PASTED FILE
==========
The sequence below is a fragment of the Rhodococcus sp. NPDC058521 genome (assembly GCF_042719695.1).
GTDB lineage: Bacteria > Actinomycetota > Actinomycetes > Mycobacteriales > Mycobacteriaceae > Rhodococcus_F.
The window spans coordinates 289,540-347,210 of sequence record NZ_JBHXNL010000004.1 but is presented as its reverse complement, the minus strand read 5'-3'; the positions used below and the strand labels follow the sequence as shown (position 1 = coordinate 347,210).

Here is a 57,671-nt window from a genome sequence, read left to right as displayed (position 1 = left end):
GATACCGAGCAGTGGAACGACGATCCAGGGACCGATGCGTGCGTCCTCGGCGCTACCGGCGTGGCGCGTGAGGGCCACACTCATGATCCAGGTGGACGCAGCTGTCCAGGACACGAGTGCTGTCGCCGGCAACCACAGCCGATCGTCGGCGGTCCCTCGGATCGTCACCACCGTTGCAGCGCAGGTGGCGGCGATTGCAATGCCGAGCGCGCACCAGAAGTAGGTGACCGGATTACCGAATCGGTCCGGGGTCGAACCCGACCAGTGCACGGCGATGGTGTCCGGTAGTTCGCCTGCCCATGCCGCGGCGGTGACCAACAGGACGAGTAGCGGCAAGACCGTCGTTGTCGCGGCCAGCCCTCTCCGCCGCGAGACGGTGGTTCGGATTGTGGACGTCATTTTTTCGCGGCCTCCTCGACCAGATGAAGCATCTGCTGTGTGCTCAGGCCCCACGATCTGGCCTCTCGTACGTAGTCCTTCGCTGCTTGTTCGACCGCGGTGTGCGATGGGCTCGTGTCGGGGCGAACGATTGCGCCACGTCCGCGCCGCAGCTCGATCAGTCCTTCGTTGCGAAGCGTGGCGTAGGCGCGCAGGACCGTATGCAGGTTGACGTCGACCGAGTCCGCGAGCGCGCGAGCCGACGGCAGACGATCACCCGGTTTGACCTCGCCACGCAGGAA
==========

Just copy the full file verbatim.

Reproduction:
The sequence below is a fragment of the Rhodococcus sp. NPDC058521 genome (assembly GCF_042719695.1).
GTDB lineage: Bacteria > Actinomycetota > Actinomycetes > Mycobacteriales > Mycobacteriaceae > Rhodococcus_F.
The window spans coordinates 289,540-347,210 of sequence record NZ_JBHXNL010000004.1 but is presented as its reverse complement, the minus strand read 5'-3'; the positions used below and the strand labels follow the sequence as shown (position 1 = coordinate 347,210).

Here is a 57,671-nt window from a genome sequence, read left to right as displayed (position 1 = left end):
GATACCGAGCAGTGGAACGACGATCCAGGGACCGATGCGTGCGTCCTCGGCGCTACCGGCGTGGCGCGTGAGGGCCACACTCATGATCCAGGTGGACGCAGCTGTCCAGGACACGAGTGCTGTCGCCGGCAACCACAGCCGATCGTCGGCGGTCCCTCGGATCGTCACCACCGTTGCAGCGCAGGTGGCGGCGATTGCAATGCCGAGCGCGCACCAGAAGTAGGTGACCGGATTACCGAATCGGTCCGGGGTCGAACCCGACCAGTGCACGGCGATGGTGTCCGGTAGTTCGCCTGCCCATGCCGCGGCGGTGACCAACAGGACGAGTAGCGGCAAGACCGTCGTTGTCGCGGCCAGCCCTCTCCGCCGCGAGACGGTGGTTCGGATTGTGGACGTCATTTTTTCGCGGCCTCCTCGACCAGATGAAGCATCTGCTGTGTGCTCAGGCCCCACGATCTGGCCTCTCGTACGTAGTCCTTCGCTGCTTGTTCGACCGCGGTGTGCGATGGGCTCGTGTCGGGGCGAACGATTGCGCCACGTCCGCGCCGCAGCTCGATCAGTCCTTCGTTGCGAAGCGTGGCGTAGGCGCGCAGGACCGTATGCAGGTTGACGTCGACCGAGTCCGCGAGCGCGCGAGCCGACGGCAGACGATCACCCGGTTTGACCTCGCCACGCAGGAA